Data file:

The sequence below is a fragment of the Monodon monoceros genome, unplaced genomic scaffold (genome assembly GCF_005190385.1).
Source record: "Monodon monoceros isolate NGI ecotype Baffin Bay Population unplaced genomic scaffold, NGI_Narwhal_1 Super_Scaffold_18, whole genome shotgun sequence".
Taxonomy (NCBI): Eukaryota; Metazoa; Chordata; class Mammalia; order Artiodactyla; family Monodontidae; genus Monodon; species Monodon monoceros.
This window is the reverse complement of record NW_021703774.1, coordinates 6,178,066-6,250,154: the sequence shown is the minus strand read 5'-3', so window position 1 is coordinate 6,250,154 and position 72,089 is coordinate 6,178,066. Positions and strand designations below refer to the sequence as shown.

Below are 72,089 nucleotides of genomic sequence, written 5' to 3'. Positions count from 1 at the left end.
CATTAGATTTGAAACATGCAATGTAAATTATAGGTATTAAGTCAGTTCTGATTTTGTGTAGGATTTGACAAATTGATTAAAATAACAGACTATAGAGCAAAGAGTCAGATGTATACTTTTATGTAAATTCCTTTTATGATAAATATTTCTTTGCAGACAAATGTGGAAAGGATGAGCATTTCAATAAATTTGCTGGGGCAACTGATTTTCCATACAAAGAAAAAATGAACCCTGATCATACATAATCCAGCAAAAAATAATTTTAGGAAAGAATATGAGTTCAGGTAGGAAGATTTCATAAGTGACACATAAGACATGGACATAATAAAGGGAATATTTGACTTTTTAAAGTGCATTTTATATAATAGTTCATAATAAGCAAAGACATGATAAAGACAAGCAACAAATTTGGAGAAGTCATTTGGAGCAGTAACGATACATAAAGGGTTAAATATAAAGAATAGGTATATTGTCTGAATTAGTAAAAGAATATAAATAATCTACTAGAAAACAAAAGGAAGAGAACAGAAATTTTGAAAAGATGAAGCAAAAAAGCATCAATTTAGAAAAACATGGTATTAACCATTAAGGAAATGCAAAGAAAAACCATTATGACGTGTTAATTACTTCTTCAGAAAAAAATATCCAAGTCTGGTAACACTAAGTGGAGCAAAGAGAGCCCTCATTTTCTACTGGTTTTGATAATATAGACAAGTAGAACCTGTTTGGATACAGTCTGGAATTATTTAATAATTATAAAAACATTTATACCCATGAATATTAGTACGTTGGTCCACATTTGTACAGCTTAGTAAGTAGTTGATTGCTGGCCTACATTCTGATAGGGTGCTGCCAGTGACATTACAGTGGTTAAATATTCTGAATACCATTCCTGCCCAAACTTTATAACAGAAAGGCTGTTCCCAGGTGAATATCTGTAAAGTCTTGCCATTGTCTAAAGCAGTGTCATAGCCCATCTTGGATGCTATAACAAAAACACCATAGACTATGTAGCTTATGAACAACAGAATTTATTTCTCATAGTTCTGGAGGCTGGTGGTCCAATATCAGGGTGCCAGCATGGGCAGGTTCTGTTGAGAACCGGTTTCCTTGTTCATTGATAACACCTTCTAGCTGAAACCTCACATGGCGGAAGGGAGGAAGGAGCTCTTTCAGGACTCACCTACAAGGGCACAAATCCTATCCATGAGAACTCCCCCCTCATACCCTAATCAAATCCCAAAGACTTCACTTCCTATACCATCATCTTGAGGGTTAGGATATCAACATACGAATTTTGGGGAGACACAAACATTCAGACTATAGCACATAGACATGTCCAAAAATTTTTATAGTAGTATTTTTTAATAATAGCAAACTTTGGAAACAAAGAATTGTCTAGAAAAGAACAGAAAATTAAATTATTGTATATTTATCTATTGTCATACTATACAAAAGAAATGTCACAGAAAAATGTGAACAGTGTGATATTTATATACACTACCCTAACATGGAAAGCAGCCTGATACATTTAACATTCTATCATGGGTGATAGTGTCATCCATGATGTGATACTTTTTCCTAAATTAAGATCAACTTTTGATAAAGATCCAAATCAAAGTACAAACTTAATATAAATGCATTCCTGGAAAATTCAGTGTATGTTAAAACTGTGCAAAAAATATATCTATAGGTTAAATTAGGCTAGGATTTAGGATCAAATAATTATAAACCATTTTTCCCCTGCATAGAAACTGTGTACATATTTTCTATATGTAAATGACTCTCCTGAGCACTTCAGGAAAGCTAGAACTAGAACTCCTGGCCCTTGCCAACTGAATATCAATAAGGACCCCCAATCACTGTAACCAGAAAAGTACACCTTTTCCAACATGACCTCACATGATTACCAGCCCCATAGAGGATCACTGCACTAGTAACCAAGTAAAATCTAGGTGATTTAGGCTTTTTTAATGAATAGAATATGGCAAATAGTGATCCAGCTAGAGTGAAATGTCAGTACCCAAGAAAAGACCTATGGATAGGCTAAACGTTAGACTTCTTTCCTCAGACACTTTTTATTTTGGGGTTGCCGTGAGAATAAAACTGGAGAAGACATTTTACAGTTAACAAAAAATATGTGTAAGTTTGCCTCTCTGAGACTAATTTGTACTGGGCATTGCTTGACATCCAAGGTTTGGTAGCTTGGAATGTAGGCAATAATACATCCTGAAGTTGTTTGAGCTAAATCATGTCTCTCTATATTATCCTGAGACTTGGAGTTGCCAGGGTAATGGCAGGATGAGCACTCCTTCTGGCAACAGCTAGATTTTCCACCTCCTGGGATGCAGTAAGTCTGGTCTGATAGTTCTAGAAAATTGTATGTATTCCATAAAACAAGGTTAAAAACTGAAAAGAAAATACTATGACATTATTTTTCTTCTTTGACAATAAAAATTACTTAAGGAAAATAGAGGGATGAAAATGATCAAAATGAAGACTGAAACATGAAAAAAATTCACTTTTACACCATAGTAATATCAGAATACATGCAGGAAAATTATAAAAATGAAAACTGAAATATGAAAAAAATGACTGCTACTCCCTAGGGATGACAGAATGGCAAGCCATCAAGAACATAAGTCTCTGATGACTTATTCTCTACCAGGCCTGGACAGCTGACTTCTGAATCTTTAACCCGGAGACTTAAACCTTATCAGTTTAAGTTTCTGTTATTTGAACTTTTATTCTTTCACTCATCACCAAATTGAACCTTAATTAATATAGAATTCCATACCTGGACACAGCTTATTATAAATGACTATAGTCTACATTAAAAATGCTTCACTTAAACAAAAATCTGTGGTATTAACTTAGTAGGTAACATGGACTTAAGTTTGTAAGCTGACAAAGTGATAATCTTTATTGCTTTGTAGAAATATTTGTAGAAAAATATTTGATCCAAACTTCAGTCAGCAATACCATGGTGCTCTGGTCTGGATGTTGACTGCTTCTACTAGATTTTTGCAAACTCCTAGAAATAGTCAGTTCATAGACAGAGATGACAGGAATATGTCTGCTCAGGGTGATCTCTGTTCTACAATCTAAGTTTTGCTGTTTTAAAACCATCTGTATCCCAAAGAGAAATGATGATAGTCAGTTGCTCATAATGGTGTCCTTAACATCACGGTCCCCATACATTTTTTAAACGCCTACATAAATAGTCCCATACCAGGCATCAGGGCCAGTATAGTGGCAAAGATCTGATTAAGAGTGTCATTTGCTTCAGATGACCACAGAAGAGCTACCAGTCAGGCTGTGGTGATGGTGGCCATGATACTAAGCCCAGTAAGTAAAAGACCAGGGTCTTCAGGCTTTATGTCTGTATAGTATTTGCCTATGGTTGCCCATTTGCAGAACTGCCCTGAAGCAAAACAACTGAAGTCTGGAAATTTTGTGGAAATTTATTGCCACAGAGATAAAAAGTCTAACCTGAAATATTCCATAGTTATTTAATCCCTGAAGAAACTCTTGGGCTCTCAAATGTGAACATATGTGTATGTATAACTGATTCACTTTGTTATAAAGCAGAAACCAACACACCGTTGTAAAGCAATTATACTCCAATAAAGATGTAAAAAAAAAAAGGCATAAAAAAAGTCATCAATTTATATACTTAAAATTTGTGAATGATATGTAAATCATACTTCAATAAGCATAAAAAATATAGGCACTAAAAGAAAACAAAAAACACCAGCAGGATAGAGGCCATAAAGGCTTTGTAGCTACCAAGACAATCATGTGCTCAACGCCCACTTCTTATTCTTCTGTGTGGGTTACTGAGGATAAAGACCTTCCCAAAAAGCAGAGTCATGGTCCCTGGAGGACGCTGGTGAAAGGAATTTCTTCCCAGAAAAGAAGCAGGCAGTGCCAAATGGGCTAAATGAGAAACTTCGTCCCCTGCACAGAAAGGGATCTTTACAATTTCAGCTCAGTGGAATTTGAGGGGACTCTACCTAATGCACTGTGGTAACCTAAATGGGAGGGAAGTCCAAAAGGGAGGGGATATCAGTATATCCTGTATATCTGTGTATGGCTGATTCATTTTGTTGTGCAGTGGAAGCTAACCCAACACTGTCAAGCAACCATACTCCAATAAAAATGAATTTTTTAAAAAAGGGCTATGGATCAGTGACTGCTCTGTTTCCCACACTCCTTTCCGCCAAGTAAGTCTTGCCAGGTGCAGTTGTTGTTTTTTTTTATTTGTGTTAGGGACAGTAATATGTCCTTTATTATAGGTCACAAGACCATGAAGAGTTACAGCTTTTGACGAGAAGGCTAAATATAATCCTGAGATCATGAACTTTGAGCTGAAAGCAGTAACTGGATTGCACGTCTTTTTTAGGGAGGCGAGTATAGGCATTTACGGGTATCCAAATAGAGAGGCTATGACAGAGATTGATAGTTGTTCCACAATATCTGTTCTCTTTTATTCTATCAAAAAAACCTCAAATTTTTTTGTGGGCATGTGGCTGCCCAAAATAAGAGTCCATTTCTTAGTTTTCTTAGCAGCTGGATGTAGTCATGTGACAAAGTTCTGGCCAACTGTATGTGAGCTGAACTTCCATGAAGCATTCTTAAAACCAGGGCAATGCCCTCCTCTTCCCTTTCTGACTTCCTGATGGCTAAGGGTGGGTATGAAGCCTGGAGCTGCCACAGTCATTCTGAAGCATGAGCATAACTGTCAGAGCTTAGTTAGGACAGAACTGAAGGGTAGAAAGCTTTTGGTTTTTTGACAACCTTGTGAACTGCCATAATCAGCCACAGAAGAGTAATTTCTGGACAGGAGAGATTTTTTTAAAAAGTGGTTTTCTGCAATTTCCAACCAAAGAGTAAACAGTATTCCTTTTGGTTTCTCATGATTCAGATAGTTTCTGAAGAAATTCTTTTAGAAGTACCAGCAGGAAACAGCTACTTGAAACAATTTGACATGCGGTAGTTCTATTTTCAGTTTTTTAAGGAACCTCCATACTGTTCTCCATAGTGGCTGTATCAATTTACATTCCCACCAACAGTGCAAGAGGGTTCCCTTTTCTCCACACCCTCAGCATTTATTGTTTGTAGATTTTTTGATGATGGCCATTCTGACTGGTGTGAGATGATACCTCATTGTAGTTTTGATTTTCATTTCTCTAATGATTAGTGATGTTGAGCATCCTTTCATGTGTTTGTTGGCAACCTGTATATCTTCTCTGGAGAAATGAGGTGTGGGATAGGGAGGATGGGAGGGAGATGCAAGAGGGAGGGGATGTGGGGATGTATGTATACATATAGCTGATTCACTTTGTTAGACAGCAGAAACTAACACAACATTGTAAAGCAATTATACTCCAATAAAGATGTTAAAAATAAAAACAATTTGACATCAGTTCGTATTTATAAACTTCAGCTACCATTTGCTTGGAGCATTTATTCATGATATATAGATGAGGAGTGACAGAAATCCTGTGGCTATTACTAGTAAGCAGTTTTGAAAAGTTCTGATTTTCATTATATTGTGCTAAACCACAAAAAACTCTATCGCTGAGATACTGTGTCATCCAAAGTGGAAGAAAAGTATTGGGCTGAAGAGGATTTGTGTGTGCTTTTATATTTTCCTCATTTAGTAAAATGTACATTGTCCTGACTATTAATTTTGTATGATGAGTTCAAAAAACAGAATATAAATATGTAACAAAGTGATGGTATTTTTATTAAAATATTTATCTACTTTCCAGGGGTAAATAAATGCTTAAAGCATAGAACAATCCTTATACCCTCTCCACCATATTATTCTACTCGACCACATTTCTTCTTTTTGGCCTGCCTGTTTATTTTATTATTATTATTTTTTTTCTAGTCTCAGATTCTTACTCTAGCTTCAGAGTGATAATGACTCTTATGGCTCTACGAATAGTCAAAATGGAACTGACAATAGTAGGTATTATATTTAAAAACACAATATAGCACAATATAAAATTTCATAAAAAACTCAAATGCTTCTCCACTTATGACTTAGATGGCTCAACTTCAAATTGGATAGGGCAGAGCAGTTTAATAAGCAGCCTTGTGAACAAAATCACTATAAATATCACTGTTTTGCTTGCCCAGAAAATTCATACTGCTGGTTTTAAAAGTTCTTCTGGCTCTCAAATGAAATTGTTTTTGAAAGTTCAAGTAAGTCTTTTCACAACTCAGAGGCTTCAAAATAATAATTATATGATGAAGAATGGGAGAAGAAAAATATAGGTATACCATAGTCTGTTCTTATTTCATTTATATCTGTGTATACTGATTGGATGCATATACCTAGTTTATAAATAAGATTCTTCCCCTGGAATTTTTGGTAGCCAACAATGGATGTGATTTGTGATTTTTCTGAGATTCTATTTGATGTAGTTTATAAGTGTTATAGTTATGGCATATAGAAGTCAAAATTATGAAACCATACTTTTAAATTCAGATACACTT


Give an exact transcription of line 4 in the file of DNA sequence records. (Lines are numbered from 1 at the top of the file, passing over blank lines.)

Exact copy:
This window is the reverse complement of record NW_021703774.1, coordinates 6,178,066-6,250,154: the sequence shown is the minus strand read 5'-3', so window position 1 is coordinate 6,250,154 and position 72,089 is coordinate 6,178,066. Positions and strand designations below refer to the sequence as shown.